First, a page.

MOLLUSKS AS A PROXY FOR ASSESSING ECOLOGICAL IMPACTS OF ARTIFICIAL REEFS: A COMPARISON OF DEAD AND LIVING MOLLUSK ASSEMBLAGES IN THE SUWANNEE REGIONAL REEF SYSTEM, FLORIDA
We test the hypothesis that the SRRS has impacted the local faunal communities over decadal time scales. Both mollusk LAs and DAs were sampled along transects by SCUBA at 1m, 10m, 25m, 50m and 75m away from the reef wall. In addition to identifying and counting live and dead specimens, the presence of drill holes was recorded to determine variations in drilling predation along transects.
We hypothesized that the composition of DAs will be unvaried along transects since DAs are likely to record community composition averaged over multi-centennial time-scales. Conversely, LAs were expected to vary in composition along transects. Consequently, predicting a high LA-DA discordance in reef proximity and an improved LA-DA concordance away from reefs.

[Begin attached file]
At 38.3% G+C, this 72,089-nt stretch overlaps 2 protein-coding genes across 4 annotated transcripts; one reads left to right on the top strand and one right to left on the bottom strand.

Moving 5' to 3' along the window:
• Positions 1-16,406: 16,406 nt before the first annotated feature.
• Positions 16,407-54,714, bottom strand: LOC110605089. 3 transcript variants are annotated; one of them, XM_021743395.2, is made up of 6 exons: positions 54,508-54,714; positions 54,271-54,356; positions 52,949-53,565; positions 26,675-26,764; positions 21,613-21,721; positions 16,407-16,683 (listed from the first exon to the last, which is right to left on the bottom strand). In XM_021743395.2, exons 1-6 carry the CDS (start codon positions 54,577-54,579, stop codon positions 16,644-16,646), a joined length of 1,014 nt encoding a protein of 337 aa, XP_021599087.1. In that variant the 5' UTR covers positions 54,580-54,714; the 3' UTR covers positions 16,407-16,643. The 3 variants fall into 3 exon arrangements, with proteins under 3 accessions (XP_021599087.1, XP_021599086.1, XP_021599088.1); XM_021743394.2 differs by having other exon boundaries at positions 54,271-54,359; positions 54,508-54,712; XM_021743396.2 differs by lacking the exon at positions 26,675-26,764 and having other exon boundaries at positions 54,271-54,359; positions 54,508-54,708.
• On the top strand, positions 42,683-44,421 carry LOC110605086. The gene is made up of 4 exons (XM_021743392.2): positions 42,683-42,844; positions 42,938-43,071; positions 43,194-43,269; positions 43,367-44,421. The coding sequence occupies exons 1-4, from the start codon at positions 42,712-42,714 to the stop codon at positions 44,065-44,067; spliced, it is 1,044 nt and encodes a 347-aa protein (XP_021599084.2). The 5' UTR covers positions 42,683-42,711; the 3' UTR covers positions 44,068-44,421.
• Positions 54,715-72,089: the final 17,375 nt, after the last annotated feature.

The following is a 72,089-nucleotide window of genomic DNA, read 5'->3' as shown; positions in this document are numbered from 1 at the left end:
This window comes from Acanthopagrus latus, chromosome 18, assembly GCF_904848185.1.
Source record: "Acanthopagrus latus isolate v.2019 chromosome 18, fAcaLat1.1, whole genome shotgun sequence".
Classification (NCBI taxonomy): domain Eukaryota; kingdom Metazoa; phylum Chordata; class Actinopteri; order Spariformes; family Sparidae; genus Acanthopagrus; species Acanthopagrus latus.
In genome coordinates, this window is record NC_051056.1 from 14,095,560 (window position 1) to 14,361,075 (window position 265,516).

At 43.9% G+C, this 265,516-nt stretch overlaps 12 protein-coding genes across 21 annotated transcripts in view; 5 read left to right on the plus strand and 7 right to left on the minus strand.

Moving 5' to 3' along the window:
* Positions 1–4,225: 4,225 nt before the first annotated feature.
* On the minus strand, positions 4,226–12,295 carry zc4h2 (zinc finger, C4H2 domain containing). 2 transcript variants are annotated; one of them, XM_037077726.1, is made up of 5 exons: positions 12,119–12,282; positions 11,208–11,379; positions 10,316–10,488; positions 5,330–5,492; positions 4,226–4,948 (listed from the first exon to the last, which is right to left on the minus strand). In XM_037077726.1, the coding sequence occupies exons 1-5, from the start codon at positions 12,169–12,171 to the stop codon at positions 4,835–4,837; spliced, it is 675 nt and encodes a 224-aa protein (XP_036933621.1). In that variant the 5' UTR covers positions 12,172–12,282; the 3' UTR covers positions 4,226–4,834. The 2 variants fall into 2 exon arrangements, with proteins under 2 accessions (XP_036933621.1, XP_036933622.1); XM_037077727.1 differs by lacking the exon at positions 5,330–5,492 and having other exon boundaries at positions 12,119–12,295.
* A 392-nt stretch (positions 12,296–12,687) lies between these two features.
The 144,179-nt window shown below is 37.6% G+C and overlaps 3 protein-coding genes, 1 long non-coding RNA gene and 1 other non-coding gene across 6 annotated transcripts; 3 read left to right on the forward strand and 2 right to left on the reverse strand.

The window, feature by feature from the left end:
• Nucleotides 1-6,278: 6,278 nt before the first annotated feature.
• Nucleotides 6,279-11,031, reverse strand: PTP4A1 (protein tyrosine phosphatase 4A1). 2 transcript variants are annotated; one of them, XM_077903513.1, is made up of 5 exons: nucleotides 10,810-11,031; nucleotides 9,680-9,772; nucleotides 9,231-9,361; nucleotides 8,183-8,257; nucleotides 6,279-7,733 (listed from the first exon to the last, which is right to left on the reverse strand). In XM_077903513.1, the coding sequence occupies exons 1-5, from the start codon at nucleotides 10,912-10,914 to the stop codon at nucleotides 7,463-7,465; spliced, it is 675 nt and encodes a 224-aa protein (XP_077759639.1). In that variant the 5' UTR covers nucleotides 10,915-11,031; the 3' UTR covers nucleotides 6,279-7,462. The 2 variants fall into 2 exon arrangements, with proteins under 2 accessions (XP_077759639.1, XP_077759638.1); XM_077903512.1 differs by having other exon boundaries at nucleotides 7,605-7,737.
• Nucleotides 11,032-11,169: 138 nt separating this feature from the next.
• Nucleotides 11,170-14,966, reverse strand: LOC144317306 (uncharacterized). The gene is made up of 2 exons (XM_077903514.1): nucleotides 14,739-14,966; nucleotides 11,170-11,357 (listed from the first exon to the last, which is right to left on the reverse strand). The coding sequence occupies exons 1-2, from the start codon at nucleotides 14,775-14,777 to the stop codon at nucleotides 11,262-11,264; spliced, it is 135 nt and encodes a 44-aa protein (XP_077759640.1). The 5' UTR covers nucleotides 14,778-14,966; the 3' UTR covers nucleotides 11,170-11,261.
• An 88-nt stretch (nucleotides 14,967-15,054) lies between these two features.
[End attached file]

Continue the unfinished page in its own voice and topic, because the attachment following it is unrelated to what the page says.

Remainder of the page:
Preliminary analyses suggest that DAs are homogenous along transects, suggesting that the impact of artificial reefs is not reflected in DAs, due to taphonomic inertia. Similarly, no major trends were seen in drilling predation. However, within a single reef system, DAs differ in faunal composition between transects, indicating that DAs can differentiate a fine-scale spatial variability in past communities. Species composition of LAs does not indicate homogeneity along transects, but due to a limited number of specimens available for pilot analyses, a more specific interpretation is not yet possible. The preliminary results tentatively suggest that decadal changes induced by SRRS may have already altered living mollusk communities, but are not reflected in the DAs.